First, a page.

The family Reoviridae consists of a large number of diverse viruses containing segmented, double-stranded RNA (dsRNA) genomes. Its members are classified taxonomically into 12 genera and have a wide host range, from mammals, birds, fish, and insects to reptiles and plants. The virus particles are non-enveloped and icosahedral, with a diameter of 60–80 nm [13]. Within the family Reoviridae, members of the genus Orthoreovirus were originally divided into fusogenic and nonfusogenic groups based on their ability to cause cell fusion and syncytia [7], but they are now classified into five species based on their host range: Mammalian orthoreovirus (MRV), Avian orthoreovirus (ARV), Nelson Bay orthoreovirus (NBV), Baboon orthoreovirus (BRV) and Reptilian orthoreovirus (RRV), with MRV being non-fusogenic and the other four fusogenic. The dsRNA genomes of orthoreoviruses contain approximately 23,500 base pairs in 10 segments divided into three size classes based on their mobility in SDS-polyacrylamide gel electrophoresis (SDS-PAGE): three large (L1, L2 and L3), three medium (M1, M2 and M3) and four small segments (S1, S2, S3 and S4) [3].

In 1968, Nelson Bay virus was isolated from a fruit bat in Nelson Bay, New South Wales, Australia, giving rise to the first report of a bat reovirus [8]. Later, it was classified as belonging to a separate species within the genus Orthoreovirus [7]. In 2006, a second bat reovirus, Pulau virus (PulV), was reported, isolated from fruit bats during a search between 1998 and 1999 for Nipah virus in this species on Tioman Island, Malaysia. It was then characterized as a new member of the NBV species, since it was serologically and genetically closely related to NBV [14]. In 2007 and 2008, two new members of the NBV species, Melaka virus (MelV) and Kampar virus (KamV) were discovered in Malaysia [5, 6]. Although MelV and KamV were not directly isolated from bats, their close relationship to NBV and PulV and preliminary epidemiological data suggested that both are most likely bat-associated orthoreoviruses.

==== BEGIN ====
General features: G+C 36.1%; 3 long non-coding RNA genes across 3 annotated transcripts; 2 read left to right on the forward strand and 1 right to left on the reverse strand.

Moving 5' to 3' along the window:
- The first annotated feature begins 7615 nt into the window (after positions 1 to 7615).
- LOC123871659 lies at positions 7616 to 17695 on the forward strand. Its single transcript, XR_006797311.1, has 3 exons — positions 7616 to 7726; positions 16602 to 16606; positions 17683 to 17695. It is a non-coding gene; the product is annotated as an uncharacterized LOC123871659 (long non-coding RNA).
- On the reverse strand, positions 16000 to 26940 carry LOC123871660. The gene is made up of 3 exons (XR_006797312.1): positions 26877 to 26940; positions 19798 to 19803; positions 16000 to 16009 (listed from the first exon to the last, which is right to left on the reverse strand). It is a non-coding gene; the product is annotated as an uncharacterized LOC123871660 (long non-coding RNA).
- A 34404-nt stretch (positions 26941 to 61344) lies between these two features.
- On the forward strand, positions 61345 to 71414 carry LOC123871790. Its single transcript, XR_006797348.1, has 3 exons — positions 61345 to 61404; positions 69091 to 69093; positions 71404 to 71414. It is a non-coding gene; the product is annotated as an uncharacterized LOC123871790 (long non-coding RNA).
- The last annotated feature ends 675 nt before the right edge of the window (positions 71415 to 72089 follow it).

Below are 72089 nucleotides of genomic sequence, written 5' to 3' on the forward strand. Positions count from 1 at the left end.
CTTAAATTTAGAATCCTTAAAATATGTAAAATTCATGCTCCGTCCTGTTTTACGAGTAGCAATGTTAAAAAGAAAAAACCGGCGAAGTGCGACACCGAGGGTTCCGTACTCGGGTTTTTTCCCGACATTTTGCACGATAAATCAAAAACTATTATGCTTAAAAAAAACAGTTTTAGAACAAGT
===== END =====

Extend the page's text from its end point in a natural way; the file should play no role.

The mammalian orthoreoviruses have been considered to have limited human pathogenicity, causing at most only mild upper respiratory tract illness. NBV and PulV have not been found associated with human infection, but both MelV and KamV have been isolated from humans with acute respiratory syndrome and with possible human-to-human transmission [5, 6]. This discovery has given rise to increasing concern about bat-transmitted reovirus infections in humans. Recently, another fusogenic reovirus was isolated in Hong Kong from an ill tourist who had a history of travel in Bali, Indonesia, and who might have acquired the infection from an unknown animal vector in Bali [4]. This virus (strain HK23629/07) has a high sequence identity with current bat reoviruses, suggesting not only its membership in the NBV species but also the possibility of its being bat-borne.